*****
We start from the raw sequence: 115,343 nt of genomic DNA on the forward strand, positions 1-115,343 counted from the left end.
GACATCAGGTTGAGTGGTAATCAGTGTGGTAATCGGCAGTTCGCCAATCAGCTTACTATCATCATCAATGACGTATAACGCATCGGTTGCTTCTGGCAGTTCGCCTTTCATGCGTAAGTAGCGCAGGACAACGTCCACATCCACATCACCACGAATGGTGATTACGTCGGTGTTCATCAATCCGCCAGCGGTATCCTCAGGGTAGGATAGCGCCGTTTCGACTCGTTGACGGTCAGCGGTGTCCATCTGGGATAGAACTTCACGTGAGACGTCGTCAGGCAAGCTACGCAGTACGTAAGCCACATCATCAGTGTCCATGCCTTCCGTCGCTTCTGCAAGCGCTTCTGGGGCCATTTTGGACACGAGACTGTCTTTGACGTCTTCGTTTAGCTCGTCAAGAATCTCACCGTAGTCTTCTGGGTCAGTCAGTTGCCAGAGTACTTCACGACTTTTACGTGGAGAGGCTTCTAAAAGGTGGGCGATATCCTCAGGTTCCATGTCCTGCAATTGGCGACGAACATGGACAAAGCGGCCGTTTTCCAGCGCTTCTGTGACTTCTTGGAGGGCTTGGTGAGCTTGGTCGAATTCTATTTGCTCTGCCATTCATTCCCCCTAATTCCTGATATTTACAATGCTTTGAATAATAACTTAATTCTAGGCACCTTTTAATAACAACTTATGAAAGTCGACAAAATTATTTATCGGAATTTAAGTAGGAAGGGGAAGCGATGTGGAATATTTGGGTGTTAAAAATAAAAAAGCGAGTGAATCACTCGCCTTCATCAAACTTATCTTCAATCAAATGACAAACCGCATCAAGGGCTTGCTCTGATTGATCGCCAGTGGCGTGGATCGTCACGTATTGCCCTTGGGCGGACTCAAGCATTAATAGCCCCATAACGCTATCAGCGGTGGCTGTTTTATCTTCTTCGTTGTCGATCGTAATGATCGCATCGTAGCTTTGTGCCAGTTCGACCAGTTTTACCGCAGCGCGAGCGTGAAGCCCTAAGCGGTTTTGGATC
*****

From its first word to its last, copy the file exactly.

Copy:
We start from the raw sequence: 115,343 nt of genomic DNA on the forward strand, positions 1-115,343 counted from the left end.
GACATCAGGTTGAGTGGTAATCAGTGTGGTAATCGGCAGTTCGCCAATCAGCTTACTATCATCATCAATGACGTATAACGCATCGGTTGCTTCTGGCAGTTCGCCTTTCATGCGTAAGTAGCGCAGGACAACGTCCACATCCACATCACCACGAATGGTGATTACGTCGGTGTTCATCAATCCGCCAGCGGTATCCTCAGGGTAGGATAGCGCCGTTTCGACTCGTTGACGGTCAGCGGTGTCCATCTGGGATAGAACTTCACGTGAGACGTCGTCAGGCAAGCTACGCAGTACGTAAGCCACATCATCAGTGTCCATGCCTTCCGTCGCTTCTGCAAGCGCTTCTGGGGCCATTTTGGACACGAGACTGTCTTTGACGTCTTCGTTTAGCTCGTCAAGAATCTCACCGTAGTCTTCTGGGTCAGTCAGTTGCCAGAGTACTTCACGACTTTTACGTGGAGAGGCTTCTAAAAGGTGGGCGATATCCTCAGGTTCCATGTCCTGCAATTGGCGACGAACATGGACAAAGCGGCCGTTTTCCAGCGCTTCTGTGACTTCTTGGAGGGCTTGGTGAGCTTGGTCGAATTCTATTTGCTCTGCCATTCATTCCCCCTAATTCCTGATATTTACAATGCTTTGAATAATAACTTAATTCTAGGCACCTTTTAATAACAACTTATGAAAGTCGACAAAATTATTTATCGGAATTTAAGTAGGAAGGGGAAGCGATGTGGAATATTTGGGTGTTAAAAATAAAAAAGCGAGTGAATCACTCGCCTTCATCAAACTTATCTTCAATCAAATGACAAACCGCATCAAGGGCTTGCTCTGATTGATCGCCAGTGGCGTGGATCGTCACGTATTGCCCTTGGGCGGACTCAAGCATTAATAGCCCCATAACGCTATCAGCGGTGGCTGTTTTATCTTCTTCGTTGTCGATCGTAATGATCGCATCGTAGCTTTGTGCCAGTTCGACCAGTTTTACCGCAGCGCGAGCGTGAAGCCCTAAGCGGTTTTGGATC